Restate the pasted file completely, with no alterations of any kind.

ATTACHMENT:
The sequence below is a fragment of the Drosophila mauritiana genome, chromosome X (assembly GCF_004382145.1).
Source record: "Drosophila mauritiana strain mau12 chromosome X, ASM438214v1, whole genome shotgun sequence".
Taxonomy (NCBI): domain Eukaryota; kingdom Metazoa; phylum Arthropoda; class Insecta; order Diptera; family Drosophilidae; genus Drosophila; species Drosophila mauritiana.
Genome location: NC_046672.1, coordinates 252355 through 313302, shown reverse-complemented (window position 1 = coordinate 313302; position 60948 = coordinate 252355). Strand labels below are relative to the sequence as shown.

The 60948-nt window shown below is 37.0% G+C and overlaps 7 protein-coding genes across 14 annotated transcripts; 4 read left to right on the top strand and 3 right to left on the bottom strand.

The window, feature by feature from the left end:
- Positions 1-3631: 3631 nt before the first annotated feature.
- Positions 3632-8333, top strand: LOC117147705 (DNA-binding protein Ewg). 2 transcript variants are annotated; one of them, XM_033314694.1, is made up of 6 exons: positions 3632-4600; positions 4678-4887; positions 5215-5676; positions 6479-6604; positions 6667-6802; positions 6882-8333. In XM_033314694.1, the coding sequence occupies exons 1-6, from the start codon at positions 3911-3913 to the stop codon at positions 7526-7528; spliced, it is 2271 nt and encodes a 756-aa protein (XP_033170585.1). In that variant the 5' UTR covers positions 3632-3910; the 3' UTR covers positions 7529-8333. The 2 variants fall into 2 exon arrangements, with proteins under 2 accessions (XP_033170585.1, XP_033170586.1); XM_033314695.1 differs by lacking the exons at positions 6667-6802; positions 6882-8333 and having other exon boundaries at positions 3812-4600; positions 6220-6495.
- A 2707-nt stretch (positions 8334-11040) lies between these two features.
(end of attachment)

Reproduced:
The sequence below is a fragment of the Drosophila mauritiana genome, chromosome X (assembly GCF_004382145.1).
Source record: "Drosophila mauritiana strain mau12 chromosome X, ASM438214v1, whole genome shotgun sequence".
Taxonomy (NCBI): domain Eukaryota; kingdom Metazoa; phylum Arthropoda; class Insecta; order Diptera; family Drosophilidae; genus Drosophila; species Drosophila mauritiana.
Genome location: NC_046672.1, coordinates 252355 through 313302, shown reverse-complemented (window position 1 = coordinate 313302; position 60948 = coordinate 252355). Strand labels below are relative to the sequence as shown.

The 60948-nt window shown below is 37.0% G+C and overlaps 7 protein-coding genes across 14 annotated transcripts; 4 read left to right on the top strand and 3 right to left on the bottom strand.

The window, feature by feature from the left end:
- Positions 1-3631: 3631 nt before the first annotated feature.
- Positions 3632-8333, top strand: LOC117147705 (DNA-binding protein Ewg). 2 transcript variants are annotated; one of them, XM_033314694.1, is made up of 6 exons: positions 3632-4600; positions 4678-4887; positions 5215-5676; positions 6479-6604; positions 6667-6802; positions 6882-8333. In XM_033314694.1, the coding sequence occupies exons 1-6, from the start codon at positions 3911-3913 to the stop codon at positions 7526-7528; spliced, it is 2271 nt and encodes a 756-aa protein (XP_033170585.1). In that variant the 5' UTR covers positions 3632-3910; the 3' UTR covers positions 7529-8333. The 2 variants fall into 2 exon arrangements, with proteins under 2 accessions (XP_033170585.1, XP_033170586.1); XM_033314695.1 differs by lacking the exons at positions 6667-6802; positions 6882-8333 and having other exon boundaries at positions 3812-4600; positions 6220-6495.
- A 2707-nt stretch (positions 8334-11040) lies between these two features.